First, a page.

The Pitt County Board of Commissioners is scheduled to take a second vote to establish a human relations commission and discuss a proposal to transfer property to the Town of Grifton at its 6 p.m. Monday meeting.

The commissioners also are scheduled to vote on a request to help Pitt County Schools with its A.G. Cox Middle School construction project.

The commissioners voted 7-2 to adopt an ordinance establishing a Human Relations Commission that would promote equality, encourage fair treatment and respect, seek to counter practices which create animosity and unrest and make recommendation to the board of commissioners to pursue actions “it deems necessary for harmonious relationships among the citizens.”

Under North Carolina law, an ordinance must be voted on twice if the first vote isn’t unanimous.

A request to transfer eight parcels of property the county acquired after Hurricanes Irene and Matthew with hazard mitigation grant funding is being brought back to the county commissioners.

An earlier request to approve the transfer was postponed at Grifton’s request so the town board could further discuss the recommendation.

A.G. Cox project

The school system is asking the board to release $1.6 million so it can lock in costs prior to the start of construction on the A.G. Cox Middle School renovation project.

County staff said money that comes from sales taxes would fund the request.

The money would be repaid through bonds the county will acquire when the estimated $12.5 million project begins.

The bond funding, the renovation project and purchase of a solid waste compactor should be finalized in April, according to staff.


A public hearing on a rezoning request also is scheduled for Monday’s meeting.

O’neil J. Otero and Saskia Marcano are requesting that nearly 2 acres of property on the western side of N.C. 43 South, north of B Stokes Road, be rezoned from rural residential to general commercial so they can operate an office and repair garage/shop for a refuse materials hauling business and tax preparation services office.

Also on Monday’s agenda:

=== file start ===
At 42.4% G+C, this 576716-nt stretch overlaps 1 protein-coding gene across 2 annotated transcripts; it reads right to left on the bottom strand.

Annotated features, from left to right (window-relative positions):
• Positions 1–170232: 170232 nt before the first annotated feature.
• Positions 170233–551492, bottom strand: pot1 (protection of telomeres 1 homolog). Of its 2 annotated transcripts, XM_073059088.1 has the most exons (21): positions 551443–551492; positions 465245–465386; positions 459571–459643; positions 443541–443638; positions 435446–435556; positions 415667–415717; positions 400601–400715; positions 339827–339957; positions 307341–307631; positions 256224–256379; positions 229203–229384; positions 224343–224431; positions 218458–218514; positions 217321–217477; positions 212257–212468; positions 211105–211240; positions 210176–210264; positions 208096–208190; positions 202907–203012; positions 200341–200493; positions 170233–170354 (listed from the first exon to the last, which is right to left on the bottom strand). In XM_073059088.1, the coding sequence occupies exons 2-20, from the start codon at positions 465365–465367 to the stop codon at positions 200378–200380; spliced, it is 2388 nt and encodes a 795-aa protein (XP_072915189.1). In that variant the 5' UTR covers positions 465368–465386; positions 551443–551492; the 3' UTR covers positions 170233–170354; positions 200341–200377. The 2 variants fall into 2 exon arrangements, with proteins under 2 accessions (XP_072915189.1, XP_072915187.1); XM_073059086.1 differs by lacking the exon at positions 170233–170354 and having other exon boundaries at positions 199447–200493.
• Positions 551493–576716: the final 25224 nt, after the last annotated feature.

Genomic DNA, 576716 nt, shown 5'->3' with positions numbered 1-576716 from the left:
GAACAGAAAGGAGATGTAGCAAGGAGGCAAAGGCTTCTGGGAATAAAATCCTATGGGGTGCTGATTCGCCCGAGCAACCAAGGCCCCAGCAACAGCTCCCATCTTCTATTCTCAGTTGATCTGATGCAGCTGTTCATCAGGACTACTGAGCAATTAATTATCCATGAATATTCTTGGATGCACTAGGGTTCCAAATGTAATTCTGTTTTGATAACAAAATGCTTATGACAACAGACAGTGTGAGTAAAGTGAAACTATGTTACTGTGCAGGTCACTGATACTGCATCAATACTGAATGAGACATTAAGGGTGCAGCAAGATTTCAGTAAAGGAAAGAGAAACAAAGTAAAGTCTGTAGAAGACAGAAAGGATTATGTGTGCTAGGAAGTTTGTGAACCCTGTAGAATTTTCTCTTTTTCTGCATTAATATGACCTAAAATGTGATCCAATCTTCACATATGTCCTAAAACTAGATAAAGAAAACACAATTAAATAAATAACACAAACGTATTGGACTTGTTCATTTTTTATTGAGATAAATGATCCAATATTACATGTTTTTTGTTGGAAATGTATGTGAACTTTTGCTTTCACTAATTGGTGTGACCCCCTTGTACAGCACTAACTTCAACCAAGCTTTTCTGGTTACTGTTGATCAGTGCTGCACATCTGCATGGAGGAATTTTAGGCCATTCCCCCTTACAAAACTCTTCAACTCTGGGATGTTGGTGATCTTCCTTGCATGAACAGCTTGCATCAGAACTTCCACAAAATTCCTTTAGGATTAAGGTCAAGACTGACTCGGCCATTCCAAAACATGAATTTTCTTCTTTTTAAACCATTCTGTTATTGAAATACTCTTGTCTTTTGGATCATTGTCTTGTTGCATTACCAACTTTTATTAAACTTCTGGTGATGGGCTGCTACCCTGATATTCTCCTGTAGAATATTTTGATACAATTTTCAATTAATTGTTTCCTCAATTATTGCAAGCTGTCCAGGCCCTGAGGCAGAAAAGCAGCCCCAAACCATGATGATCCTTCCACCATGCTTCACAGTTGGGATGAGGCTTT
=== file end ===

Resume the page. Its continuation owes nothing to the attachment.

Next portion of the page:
• County Manager Scott Elliott will update the commissioners on the process for bidding the remaining work on the Pitt County Animal Shelter.

The county launched a $1.93 million expansion and renovation project at the shelter in April 2018 in order to house more dogs and cats and improve opportunities for adoption.

A new space to house dogs and puppies available for adoption was completed along with two interior “get acquainted” areas and two additional restrooms.

That project took 18 months to complete. It was originally estimated the new construction and renovation would be done in a year.

Renovations to the existing shelter stalled, and in September 2019 the commissioners declared the general contractor, Burney & Burney Construction Co., had defaulted on the project.

Burney & Burney in turn filed a lawsuit against the county and the company that held its surety bond in November 2019.

In April 2020, the board of commissioners accepted a $750,000 settlement from the surety company. As of November, the lawsuit remains in litigation.

  • The board also will hear reports on the effort to develop a land-use plan for property along the N.C. 43 South corridor; a report from Pitt County Public Health Director Dr. John Silvernail on COVID-19; and Pitt County Social Services Director Jan Elliott will provide her department’s annual report.
  • The board will vote on a proclamation recognizing January as human trafficking awareness and prevention month.
  • The quarterly employee service awards presentation will recognize individuals who have worked for the county for five, 10, 15, 20,25, 40 and 45 years.

Monday’s meeting is being held via Zoom. It will be broadcast live over Suddenlink cable channel 13 and

Contact Ginger Livingston at or 252-329-9570.